Traditionality, modernity, and household composition: Parent-child coresidence in contemporary Turkey

Hakan Aykan, Douglas A. Wolf

Research output: Contribution to journalArticlepeer-review

44 Scopus citations


This article investigates the patterns and correlates of currently married adult children's coresidence with their parents in Turkey using data from the 1993 Turkish Demographic and Health Survey. The authors are particularly interested in traditional patterns of coresidence (i.e., coresidence with one or both of the husband's parents) and the effect of variables measuring traditionality at the individual and contextual levels on coresidence with any parent and with the husband's parents. The results indicate that coresidence among currently married children is not the norm. However, the odds of coresidence with the husband's parents, given that a couple coresides with any parent, are very high. In addition, the authors find substantial effects of traditionality measures on coresidence, especially with the husband's parents. Continued economic development, and the social changes that accompany it, can be expected to reduce the prevalence of parent-child coresidence in Turkey.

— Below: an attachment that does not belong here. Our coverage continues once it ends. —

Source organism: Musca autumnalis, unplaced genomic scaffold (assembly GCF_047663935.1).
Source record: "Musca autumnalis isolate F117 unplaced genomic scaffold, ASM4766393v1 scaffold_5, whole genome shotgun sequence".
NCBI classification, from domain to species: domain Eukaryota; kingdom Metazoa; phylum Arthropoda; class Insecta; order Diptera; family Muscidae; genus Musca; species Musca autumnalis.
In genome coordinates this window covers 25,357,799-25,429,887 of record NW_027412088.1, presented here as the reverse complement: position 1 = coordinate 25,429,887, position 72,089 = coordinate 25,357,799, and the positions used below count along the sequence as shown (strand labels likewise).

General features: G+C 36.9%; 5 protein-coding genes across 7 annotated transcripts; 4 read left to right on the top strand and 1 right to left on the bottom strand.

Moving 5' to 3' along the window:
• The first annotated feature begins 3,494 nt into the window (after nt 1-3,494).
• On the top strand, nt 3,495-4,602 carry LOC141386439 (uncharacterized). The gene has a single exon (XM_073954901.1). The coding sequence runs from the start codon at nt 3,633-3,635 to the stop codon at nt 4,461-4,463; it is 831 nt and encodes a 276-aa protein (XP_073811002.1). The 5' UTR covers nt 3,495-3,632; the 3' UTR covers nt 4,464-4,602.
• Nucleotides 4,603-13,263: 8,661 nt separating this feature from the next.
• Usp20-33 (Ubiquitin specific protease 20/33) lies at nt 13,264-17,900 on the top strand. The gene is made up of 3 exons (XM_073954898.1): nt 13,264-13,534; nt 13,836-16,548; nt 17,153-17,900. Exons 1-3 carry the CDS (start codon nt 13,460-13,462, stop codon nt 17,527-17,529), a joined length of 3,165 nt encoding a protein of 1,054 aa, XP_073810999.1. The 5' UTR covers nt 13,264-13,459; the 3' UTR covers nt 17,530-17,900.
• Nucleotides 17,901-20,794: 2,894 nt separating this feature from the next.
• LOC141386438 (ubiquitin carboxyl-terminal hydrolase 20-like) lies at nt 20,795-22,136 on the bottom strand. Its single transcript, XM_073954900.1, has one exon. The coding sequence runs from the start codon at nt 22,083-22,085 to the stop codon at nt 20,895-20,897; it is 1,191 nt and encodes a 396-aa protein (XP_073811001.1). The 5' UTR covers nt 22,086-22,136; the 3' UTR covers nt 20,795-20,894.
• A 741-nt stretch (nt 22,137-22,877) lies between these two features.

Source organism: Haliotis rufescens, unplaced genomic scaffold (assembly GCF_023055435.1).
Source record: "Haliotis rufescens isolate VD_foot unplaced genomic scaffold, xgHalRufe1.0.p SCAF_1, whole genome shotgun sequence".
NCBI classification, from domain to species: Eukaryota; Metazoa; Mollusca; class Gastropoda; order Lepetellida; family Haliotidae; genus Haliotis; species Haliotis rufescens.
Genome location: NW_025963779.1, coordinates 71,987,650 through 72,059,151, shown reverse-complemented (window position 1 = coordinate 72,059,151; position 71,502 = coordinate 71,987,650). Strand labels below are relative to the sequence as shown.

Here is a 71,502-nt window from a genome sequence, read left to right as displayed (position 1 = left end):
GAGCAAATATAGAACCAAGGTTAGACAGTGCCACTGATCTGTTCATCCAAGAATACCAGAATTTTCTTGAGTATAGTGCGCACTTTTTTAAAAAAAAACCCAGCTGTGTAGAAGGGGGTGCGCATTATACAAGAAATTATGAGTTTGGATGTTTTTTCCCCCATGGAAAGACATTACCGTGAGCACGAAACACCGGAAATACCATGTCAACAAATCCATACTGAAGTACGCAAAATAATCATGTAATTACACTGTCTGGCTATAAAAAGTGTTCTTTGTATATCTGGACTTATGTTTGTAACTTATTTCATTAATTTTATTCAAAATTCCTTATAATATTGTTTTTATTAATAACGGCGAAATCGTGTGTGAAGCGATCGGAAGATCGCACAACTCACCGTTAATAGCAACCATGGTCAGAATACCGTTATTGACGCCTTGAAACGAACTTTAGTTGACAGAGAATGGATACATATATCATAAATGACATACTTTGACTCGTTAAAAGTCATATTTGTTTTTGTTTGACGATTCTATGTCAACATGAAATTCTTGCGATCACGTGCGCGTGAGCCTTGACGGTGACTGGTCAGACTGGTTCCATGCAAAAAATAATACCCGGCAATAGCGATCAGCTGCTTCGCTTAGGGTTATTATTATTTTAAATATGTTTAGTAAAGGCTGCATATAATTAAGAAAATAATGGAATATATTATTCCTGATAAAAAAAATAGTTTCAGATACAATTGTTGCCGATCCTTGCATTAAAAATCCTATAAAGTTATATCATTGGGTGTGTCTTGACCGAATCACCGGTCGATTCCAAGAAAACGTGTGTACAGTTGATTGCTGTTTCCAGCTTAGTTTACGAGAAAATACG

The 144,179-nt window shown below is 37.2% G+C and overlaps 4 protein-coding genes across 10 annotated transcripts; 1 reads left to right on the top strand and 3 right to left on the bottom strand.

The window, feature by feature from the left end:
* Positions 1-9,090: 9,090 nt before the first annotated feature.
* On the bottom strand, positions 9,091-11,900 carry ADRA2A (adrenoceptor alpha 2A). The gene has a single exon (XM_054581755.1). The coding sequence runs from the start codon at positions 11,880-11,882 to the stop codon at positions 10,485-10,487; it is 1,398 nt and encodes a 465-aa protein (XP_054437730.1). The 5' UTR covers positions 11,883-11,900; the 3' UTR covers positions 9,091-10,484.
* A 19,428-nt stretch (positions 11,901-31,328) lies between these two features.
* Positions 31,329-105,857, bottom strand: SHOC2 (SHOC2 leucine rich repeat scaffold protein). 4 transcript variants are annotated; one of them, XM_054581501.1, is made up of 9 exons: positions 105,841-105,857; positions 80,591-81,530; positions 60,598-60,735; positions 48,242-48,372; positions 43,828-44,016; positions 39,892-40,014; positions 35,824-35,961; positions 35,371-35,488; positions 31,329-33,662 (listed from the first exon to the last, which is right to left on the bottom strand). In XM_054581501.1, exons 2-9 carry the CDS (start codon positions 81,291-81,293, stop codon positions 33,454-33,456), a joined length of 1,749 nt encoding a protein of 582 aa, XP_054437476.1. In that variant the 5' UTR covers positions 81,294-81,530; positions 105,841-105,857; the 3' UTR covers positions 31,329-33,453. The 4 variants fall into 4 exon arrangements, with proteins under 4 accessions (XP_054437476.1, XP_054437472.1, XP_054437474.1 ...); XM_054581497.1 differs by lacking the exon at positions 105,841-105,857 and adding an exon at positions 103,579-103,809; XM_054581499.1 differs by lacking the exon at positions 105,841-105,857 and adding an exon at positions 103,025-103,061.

Original languageEnglish (US)
Pages (from-to)395-421
Number of pages27
JournalResearch on Aging
Issue number4
StatePublished - 2000

ASJC Scopus subject areas

  • Social Psychology
  • Health(social science)
  • Geriatrics and Gerontology


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